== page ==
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Piloting digital transformation quick wins

Think big. Start small. Act quickly.

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Pilots in cockpitToday’s CFOs have clearly moved from talking to targeted action. They have a clear vision of the digital transformation journey they want to take and are eager to rack up some quick wins. Their mantra? Think big. Start small. Act quickly.

According to the findings of Grant Thornton’s 2019 CFO Survey, finance executives have their eye on advanced analytics, robotic process automation, artificial intelligence, optical character recognition and machine learning over the next 24 months. With pressure to demonstrate a healthy return on technology initiatives, CFOs are looking to these technologies to offer up some proof points that will allow for larger-scale enterprise transformation initiatives. In fact, our survey revealed that nearly half (48%) of respondents believe it is the CFO’s job to ensure that when technology promises improvements in efficiency and effectiveness, these benefits are fully realized.

No longer sitting on the sidelines, today’s finance executives are taking manageable steps to put modernization into action by piloting a handful of transformation initiatives---often with the implementation of proven technologies that can help reduce the perceived risk of such initiatives among internal stakeholders. As a result, it’s critical that they get it right, taking small steps to help generate quick wins to demonstrate measurable business value.

What constitutes a quick win? Here are some guidelines to consider:

  • Does the initiative deliver quantifiable, measurable value within 6-12 months?
  • Does it serve to build on existing investments?
  • Can the finance function own and manage the process?

Getting started Roy Nicholson “Just start; don’t overthink it. Identify a business case and prove it out quickly. Then be ready to standardize the capability across the enterprise to innovate.”

Roy Nicholson, Principal, Business Consulting
Grant Thornton LLP
Grant Thornton’s survey revealed that two technologies that organizations are looking to fast track that offer potential as quick wins are advanced analytics and robotic process automation (RPA). The findings revealed that advanced analytics and robotic process automation tops the list of technology priorities over the next two years.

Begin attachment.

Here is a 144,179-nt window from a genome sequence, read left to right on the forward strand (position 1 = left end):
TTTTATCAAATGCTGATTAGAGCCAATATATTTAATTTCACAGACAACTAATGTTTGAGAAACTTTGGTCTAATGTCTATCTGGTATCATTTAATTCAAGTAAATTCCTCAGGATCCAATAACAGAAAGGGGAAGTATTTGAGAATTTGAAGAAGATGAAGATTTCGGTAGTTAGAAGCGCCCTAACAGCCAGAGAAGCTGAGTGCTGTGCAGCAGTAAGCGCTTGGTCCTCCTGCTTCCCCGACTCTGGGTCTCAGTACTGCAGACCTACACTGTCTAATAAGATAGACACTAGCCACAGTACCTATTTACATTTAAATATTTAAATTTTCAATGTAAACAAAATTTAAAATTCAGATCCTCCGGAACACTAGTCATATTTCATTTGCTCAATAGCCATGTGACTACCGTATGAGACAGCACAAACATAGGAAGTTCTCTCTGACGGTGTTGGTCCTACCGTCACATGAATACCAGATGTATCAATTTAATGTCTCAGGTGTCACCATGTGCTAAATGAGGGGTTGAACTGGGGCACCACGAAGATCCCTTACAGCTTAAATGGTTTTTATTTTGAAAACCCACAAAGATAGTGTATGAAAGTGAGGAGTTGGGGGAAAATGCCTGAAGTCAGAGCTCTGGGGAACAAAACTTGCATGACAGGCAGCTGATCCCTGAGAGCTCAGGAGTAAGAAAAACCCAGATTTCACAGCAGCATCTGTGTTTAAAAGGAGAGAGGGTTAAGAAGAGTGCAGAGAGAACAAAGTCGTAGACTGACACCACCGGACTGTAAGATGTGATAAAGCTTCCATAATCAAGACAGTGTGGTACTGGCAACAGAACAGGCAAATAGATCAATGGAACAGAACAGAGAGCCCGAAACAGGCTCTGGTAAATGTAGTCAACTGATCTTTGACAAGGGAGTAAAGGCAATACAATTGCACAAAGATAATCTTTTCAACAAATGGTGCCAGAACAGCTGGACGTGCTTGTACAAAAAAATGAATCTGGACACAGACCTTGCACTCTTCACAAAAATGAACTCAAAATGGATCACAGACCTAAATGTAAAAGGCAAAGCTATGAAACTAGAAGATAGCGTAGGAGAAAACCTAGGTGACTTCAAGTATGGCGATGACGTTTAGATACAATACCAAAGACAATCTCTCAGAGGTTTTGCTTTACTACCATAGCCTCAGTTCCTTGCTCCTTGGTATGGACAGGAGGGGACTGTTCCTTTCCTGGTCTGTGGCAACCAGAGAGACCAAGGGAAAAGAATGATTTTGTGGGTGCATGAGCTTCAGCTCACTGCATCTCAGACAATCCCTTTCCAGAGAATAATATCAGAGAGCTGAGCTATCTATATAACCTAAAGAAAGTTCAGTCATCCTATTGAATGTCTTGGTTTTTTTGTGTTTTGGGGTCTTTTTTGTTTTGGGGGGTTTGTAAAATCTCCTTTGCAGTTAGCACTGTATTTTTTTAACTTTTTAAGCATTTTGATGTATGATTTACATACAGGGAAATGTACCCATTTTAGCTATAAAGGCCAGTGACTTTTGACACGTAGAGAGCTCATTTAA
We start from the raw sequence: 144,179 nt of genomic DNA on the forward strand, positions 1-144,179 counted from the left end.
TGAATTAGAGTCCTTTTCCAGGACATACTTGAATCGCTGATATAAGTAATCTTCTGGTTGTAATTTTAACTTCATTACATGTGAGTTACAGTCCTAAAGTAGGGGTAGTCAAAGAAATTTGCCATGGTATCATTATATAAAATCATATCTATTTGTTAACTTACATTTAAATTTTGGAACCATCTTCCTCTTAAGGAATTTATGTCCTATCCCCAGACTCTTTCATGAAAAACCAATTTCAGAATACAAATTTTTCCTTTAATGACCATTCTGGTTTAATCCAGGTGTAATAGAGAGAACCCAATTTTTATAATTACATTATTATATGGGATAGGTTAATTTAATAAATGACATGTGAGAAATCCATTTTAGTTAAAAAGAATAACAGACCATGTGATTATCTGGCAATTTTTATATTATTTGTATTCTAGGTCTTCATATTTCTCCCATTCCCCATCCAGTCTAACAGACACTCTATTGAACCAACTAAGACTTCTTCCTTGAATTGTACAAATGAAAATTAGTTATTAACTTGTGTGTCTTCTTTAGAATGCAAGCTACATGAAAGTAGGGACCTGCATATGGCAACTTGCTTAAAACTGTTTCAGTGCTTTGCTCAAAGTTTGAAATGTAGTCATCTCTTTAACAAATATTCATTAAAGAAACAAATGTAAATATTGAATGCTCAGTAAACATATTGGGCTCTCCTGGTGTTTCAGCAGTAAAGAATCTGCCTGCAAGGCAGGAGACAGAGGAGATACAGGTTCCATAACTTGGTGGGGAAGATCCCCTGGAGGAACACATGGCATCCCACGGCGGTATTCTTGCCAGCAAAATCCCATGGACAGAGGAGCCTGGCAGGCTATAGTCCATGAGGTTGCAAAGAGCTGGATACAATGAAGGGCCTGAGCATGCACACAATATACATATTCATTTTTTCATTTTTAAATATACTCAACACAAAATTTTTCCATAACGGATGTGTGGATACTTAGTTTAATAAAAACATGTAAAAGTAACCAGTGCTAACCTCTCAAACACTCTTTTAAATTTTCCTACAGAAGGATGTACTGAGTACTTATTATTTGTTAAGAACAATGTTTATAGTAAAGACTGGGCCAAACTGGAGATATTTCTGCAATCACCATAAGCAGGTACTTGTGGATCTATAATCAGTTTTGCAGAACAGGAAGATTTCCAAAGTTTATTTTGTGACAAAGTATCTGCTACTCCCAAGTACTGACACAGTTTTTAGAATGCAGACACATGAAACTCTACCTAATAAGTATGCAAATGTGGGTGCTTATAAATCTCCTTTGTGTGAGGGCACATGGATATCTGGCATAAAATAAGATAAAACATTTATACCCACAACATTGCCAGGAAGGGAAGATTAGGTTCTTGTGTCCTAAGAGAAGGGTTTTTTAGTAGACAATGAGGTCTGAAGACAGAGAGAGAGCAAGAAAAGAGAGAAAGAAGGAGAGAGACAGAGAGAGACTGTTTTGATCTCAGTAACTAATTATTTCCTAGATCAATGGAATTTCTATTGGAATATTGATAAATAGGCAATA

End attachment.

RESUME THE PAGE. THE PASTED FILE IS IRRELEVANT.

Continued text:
According to a 2018 Gartner study, four out of five businesses are expected to see a negative impact on revenue this year if they fail to complete digital transformation initiatives. As a result, many CFOs have begun their transformation journey by implementing RPA to optimize manual and repetitive processes. RPA offers the finance function multiple short-term benefits including:

  • Immediate process changes. As some parts of the process are ready for immediate automation, finance teams can start removing manual hours from the process and free up human capacity to address the more complex, hard-to-automate portions of the process.

  • Eliminating potential rework. During the automation process, teams build code using if/then logic, which helps identify underlying process inefficiencies and opportunities for standardization. Teams that standardize first will still need to automate and may have to re-do some of all this work during the coding process.

  • Minimizing disruption. Process standardization that requires people to change the way in which they work often requires significant change management and is subject to disruption and employee resistance. Standardizing a process using robots instead of humans eliminates these challenges.